What's a Kilowatt?
Always good to know how you're being charged.
by Alex Kelleher
5 min read - Published on 05/10/2022
When you switch to solar, you’ll start to see the value in acronyms like kW (kilowatt) or kWh (kilowatt-hours). Unlike Ms. Brown's 9th grade science exams, life is an open-book test. Don’t stress, we'll make it much easier to understand than your teenager’s ever-growing list of nonsensical abbreviations. Let's get you a foundational understanding of how the power you consume is measured so you can make informed decisions about your residential solar system.
What Are Kilowatts and Kilowatt-Hours
It's often difficult to appreciate the true value of a residential solar system without first understanding your power bill and how your custom solar system can make it obsolete. Interpreting your power consumption is not rocket science; if you can tell the difference between kW and kWh, you can decode the entire puzzle.
A kW is a unit of power that tells us the rate at which energy is consumed. For instance, some larger appliances, such as a 12,000 BTU air conditioner or a portable heater, take a flow of approximately 1.5 kilowatts to keep running.
Since the appliance companies know most of us will never bother to try and understand this, the wattage of most appliances is stamped somewhere on the back of the appliance or buried in some forgotten, dusty manual next to the broken headphones for your long-lost Sony Discman.
The kW number tells how much power that appliance uses, but these specifications are given in watts rather than kilowatts so you will need to convert the watts to kilowatts by dividing the wattage by one thousand.
Some common household appliance's power consumption:
Air Conditioner 1,500 watts (1.50 kW)
Refrigerator 450 watts (0.45 kW)
Personal Computer 365 watts (0.365 kW)
Oven 1500 watts (1.5 kW)
Ceiling Fan 80 watts (0.08 kW)
Lighting (Fluorescent) 40 watts (0.04 kW)
Vacuum Cleaner 1560 watts (1.56 kW)
Kilowatt-hours tell us the amount of energy consumed by an appliance if it is left running for one hour. For example, a 1500-watt appliance running for one hour will consume 1500 watts per hour or 1.5 kWh.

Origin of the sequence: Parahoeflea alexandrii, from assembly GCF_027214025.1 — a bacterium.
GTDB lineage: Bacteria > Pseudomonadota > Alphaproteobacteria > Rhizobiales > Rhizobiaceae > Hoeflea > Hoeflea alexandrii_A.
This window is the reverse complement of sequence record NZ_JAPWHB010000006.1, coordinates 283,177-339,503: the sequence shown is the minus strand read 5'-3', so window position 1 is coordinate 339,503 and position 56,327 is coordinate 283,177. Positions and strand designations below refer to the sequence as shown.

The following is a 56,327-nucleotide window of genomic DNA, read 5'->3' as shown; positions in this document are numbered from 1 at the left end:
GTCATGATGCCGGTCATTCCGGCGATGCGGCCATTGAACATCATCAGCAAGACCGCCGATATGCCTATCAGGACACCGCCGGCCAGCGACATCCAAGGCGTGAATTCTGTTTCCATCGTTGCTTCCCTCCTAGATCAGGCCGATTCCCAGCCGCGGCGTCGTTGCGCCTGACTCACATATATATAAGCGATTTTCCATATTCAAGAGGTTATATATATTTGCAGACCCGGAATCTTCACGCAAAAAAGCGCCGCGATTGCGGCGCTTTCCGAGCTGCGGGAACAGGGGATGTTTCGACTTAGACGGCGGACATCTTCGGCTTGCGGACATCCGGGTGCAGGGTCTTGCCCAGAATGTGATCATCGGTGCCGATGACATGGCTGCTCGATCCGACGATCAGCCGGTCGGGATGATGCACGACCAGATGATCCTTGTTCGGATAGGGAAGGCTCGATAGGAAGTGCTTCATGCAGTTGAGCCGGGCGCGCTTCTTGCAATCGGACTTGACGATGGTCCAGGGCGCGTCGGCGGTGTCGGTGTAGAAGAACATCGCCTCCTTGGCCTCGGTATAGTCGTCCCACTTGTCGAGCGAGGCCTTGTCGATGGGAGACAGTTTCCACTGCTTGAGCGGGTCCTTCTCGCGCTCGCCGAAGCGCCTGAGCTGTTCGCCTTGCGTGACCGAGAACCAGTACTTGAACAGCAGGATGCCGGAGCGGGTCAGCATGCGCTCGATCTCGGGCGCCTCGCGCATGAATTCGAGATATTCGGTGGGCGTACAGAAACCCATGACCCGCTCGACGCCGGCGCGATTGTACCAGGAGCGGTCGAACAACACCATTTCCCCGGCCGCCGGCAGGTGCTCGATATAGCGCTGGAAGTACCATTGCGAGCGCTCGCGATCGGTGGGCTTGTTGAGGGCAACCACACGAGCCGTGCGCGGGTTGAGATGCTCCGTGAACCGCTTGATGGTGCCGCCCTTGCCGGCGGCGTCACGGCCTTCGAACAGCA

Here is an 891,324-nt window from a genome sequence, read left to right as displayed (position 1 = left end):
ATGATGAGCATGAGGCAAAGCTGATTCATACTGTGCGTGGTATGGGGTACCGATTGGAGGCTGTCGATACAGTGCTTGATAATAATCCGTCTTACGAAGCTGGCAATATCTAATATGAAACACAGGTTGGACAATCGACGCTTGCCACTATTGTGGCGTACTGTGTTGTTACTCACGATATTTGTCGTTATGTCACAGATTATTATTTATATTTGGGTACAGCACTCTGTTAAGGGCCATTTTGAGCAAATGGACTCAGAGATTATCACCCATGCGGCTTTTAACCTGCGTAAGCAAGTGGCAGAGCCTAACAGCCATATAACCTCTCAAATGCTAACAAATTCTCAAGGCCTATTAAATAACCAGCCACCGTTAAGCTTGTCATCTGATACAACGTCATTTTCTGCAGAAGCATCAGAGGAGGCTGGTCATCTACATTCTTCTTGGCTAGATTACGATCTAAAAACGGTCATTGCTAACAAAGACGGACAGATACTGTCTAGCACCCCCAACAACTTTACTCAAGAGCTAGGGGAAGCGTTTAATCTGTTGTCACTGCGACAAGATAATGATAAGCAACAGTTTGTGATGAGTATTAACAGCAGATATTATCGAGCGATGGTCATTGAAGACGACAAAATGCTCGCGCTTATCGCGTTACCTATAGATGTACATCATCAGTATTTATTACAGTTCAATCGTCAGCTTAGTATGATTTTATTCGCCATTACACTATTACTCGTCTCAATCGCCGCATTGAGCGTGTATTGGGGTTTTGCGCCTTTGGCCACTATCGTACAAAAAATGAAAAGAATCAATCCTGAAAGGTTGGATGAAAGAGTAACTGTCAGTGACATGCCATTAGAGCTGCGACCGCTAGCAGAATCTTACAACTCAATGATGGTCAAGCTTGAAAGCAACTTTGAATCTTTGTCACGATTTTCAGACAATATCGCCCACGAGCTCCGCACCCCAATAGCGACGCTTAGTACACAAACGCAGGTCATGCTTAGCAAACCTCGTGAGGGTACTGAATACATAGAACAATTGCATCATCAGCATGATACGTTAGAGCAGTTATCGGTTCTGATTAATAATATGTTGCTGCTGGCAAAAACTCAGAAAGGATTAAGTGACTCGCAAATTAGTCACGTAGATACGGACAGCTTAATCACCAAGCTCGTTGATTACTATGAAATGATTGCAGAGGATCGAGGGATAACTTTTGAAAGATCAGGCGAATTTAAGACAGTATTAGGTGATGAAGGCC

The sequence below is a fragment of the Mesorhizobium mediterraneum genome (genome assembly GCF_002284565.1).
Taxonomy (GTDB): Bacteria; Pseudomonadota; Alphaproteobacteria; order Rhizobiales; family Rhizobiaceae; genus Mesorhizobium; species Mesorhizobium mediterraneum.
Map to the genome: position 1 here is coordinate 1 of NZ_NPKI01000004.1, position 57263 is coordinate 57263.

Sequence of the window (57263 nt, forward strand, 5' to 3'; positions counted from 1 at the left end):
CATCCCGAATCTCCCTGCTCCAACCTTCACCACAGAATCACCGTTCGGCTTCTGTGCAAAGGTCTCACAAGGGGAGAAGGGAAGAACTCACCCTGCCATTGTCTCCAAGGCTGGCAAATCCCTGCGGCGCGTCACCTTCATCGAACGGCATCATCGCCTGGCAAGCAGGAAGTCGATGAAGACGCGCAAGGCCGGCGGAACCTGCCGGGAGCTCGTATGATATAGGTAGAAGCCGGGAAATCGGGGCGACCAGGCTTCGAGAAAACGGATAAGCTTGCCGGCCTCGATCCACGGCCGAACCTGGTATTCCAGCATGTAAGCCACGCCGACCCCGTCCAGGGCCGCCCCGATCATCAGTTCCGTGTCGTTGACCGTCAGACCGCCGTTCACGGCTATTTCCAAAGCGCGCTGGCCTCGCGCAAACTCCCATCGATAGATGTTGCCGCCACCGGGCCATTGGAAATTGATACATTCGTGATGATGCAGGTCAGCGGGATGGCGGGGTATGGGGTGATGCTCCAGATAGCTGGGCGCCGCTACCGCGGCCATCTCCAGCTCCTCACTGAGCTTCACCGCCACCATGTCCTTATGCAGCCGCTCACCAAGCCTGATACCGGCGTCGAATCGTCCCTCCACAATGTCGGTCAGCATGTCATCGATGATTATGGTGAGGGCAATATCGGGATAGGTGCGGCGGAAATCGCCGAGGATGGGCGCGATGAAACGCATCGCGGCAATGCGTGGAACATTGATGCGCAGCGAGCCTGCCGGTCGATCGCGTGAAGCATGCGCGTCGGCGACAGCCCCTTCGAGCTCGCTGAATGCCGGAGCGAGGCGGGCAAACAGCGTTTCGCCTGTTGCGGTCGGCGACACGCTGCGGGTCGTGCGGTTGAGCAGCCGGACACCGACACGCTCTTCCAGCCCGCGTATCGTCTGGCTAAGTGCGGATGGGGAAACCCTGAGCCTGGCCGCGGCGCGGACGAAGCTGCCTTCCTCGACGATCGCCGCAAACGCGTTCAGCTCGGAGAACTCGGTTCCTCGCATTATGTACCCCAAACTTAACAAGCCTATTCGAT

Let's calculate the kWh of your typical air conditioner to get an idea of how much energy is used over a month.
The wattage of an air conditioner = 1500 watts or 1.5 kWh
Estimated hours used per month = 200
Estimated monthly consumption = 1.5kWh x 200 = 300 kWh
The above numbers tell us that a 12,000 BTU (standard 1-ton air conditioner) will consume 300 kWh monthly if it runs for 200 hours. Assuming that the electricity rate is a constant 10 cents per kWh, your monthly bill to keep your home nice and cool will be 300 kWh x $0.10 = $30 per month.
Psst! Unless you have solar, it is extremely rare to see flat rate charges. Learn more about how your power is priced here: How Much Does Your Energy Cost
Why Are These Metrics Important?
Understanding the math behind powering your toaster, pool pump, or pumpkin spice-scented Glade Plug-in can give you important insight into your energy needs when it comes time to start your custom solar design.
For instance, your calculator will probably tell you running an air conditioner all day is expensive because it consumes 1.5kWh of power. In contrast, running your A/C less and adding a ceiling fan could cut costs significantly, because the fan only consumes only 0.08 kW compared to the high energy consumption of an A/C unit cranking non-stop.
Here are the main points to remember:
- The higher the wattage, the greater the energy consumption.
- The duration of energy consumption also plays an important part in determining the overall cost.
- To save on residential solar energy costs, it's better to restrict the energy consumption of larger appliances that run continuously for longer periods.
How Does This Information Apply to a Solar Owner?
Knowing your average energy usage will help you determine how many solar panels you need for your house.
An average US household consumed about 900 kWh per month in 2021—that is about 20 solar panels, give or take.
While this is just a ballpark estimate, it should give you a rough idea of how many panels are needed for an output of around 900 kWh per month. Take a peek at your power bill and see how you measure up!
How Does the Utility Company Measure Consumption?
Utility companies install a meter outside of the house where the power line enters the property that provides energy usage stats in an easy-to-read format.
Back when DVDs were still rented by mail, a meter reader would come to your house and take the reading from the analog meter. With advances in technology, automated electricity meters automatically send your usage data to the utility company at regular intervals.
Smart meters are becoming more and more common in most states. Some meters let you receive readings on your mobile phone along with other useful statistics that can help you keep track of your energy usage, and net-metering details—that's where the utility company pays you for your extra power you're sending back to the grid.
Energy prices have been constantly on the rise. To keep the antiquated power grid from complete and utter failure planned "Brown Outs" or rolling outages are becoming more common by the day. It's time to take control of your energy future. Give us a call and let us help you create your own personal power.